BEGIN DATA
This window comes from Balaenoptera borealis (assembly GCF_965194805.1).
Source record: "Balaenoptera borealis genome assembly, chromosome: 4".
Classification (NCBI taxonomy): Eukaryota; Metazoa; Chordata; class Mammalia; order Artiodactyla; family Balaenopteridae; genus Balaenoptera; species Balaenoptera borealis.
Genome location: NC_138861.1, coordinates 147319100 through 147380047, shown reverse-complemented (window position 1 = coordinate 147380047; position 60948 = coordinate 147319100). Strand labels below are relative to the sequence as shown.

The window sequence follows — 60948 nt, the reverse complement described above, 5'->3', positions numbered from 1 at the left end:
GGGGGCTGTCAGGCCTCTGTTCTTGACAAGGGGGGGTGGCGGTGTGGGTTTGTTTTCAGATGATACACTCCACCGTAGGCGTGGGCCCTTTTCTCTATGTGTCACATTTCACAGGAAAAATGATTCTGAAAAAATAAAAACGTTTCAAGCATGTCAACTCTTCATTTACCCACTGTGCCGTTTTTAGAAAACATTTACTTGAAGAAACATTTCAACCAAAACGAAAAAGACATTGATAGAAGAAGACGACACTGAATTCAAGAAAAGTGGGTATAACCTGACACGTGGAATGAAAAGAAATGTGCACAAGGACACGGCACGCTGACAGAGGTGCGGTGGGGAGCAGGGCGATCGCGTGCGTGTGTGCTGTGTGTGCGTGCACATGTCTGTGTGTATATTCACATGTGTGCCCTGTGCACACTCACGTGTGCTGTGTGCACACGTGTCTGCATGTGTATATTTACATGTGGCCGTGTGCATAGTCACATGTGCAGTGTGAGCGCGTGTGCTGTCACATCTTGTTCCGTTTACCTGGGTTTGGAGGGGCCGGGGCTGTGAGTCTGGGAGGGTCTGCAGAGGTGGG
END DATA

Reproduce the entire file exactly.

This window comes from Balaenoptera borealis (assembly GCF_965194805.1).
Source record: "Balaenoptera borealis genome assembly, chromosome: 4".
Classification (NCBI taxonomy): Eukaryota; Metazoa; Chordata; class Mammalia; order Artiodactyla; family Balaenopteridae; genus Balaenoptera; species Balaenoptera borealis.
Genome location: NC_138861.1, coordinates 147319100 through 147380047, shown reverse-complemented (window position 1 = coordinate 147380047; position 60948 = coordinate 147319100). Strand labels below are relative to the sequence as shown.

The window sequence follows — 60948 nt, the reverse complement described above, 5'->3', positions numbered from 1 at the left end:
GGGGGCTGTCAGGCCTCTGTTCTTGACAAGGGGGGGTGGCGGTGTGGGTTTGTTTTCAGATGATACACTCCACCGTAGGCGTGGGCCCTTTTCTCTATGTGTCACATTTCACAGGAAAAATGATTCTGAAAAAATAAAAACGTTTCAAGCATGTCAACTCTTCATTTACCCACTGTGCCGTTTTTAGAAAACATTTACTTGAAGAAACATTTCAACCAAAACGAAAAAGACATTGATAGAAGAAGACGACACTGAATTCAAGAAAAGTGGGTATAACCTGACACGTGGAATGAAAAGAAATGTGCACAAGGACACGGCACGCTGACAGAGGTGCGGTGGGGAGCAGGGCGATCGCGTGCGTGTGTGCTGTGTGTGCGTGCACATGTCTGTGTGTATATTCACATGTGTGCCCTGTGCACACTCACGTGTGCTGTGTGCACACGTGTCTGCATGTGTATATTTACATGTGGCCGTGTGCATAGTCACATGTGCAGTGTGAGCGCGTGTGCTGTCACATCTTGTTCCGTTTACCTGGGTTTGGAGGGGCCGGGGCTGTGAGTCTGGGAGGGTCTGCAGAGGTGGG